CICS & GFDL Scientists Examine Role of Re-Growing Forests in CO2 Sequestration
Through practices such as forest clearance and cropland cultivation, humans have altered 42-68% of the Earth's surface and added over a hundred billion tons of carbon dioxide (CO2) to the atmosphere. Elena Shevliakova and colleagues of the Cooperative Institute for Climate Science (CICS) at Princeton University used a new land model LM3V to provide a global estimate of how much of the CO2 emitted from land has been offset by forest re-growth. They used four different scenarios, and found that even extensive human interference caused the net loss of only 1.1-1.3 billion tons of carbon per year in the 1990s - about half of previous estimates. One factor that may explain this is the 0.35-0.6 billion tons of carbon per year absorbed by plants growing back after disturbance, mostly in tropical forests.
Background: The new land model LM3V was developed in collaboration with the scientists from the Geophysical Fluid Dynamics Laboratory (GFDL) and is a component of the GFDL Earth System Models (ESMs). ESMs will be used in the next, 5th assessment of Intergovernmental Panel on Climate Change (IPCC) to explore interactions between the carbon cycle, climate change, and land cover changes. LM3V is specifically designed to address the consequences of human activities including cropland and pasture dynamics, shifting cultivation, logging, fire, and resulting patterns of secondary re-growth.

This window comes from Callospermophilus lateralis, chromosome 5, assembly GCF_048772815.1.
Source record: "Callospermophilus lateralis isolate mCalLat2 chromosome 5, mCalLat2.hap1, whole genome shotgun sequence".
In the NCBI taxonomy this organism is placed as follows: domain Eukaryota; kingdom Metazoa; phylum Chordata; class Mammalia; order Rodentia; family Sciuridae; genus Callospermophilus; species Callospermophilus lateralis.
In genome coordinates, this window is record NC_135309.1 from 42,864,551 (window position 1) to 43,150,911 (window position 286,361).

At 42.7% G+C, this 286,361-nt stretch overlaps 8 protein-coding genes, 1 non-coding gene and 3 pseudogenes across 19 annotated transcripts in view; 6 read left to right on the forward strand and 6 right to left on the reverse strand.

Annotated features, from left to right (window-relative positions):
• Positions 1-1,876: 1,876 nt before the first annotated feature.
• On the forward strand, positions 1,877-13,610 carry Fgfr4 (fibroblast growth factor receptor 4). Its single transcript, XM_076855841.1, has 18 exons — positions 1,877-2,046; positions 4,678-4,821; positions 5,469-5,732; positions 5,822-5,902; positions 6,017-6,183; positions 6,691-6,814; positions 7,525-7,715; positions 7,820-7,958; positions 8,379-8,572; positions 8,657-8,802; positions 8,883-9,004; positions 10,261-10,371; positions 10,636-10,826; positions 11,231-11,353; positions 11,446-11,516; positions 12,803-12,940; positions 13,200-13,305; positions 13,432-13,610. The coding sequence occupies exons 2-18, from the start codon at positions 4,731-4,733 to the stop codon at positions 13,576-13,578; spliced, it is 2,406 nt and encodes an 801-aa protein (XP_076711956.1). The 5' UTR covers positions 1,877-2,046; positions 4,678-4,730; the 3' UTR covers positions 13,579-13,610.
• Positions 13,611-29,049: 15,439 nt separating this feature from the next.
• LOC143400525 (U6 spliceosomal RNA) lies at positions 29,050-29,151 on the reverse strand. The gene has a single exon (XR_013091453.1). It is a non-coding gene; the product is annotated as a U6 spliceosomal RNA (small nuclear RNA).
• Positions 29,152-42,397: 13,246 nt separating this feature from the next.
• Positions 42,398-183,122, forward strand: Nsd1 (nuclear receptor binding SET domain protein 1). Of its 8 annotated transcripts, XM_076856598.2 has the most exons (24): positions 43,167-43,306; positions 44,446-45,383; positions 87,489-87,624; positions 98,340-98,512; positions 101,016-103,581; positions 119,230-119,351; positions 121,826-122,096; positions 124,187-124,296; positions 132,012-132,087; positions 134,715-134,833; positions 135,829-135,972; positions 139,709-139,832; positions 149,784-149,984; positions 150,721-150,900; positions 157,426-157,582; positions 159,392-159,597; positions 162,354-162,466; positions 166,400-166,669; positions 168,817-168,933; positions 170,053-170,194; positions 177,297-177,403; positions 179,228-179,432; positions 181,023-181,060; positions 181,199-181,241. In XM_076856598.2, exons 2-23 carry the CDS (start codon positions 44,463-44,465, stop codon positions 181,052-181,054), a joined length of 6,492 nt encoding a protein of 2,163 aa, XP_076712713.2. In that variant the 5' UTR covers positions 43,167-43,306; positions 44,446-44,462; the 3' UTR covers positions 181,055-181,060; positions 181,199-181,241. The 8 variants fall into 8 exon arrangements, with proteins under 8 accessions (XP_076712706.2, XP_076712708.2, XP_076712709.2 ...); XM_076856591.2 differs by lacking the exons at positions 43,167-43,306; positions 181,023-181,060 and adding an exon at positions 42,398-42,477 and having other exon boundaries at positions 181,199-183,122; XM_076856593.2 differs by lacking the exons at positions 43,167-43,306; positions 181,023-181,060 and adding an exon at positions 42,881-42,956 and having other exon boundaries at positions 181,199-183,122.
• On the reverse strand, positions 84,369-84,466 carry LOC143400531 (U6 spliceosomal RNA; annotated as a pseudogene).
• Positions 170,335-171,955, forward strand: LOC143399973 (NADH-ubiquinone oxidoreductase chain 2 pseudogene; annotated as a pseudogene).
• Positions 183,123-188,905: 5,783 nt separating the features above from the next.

Significance: The smaller magnitude of the land-use source relative to previous estimates implies a smaller magnitude of the “missing sink,” that scientists have been seeking to help them balance the global carbon budget. LM3V provides GFDL ESMs with modeling capabilities to explore the consequences of land-use/land-management changes and its implications for climate in the past and under future scenarios.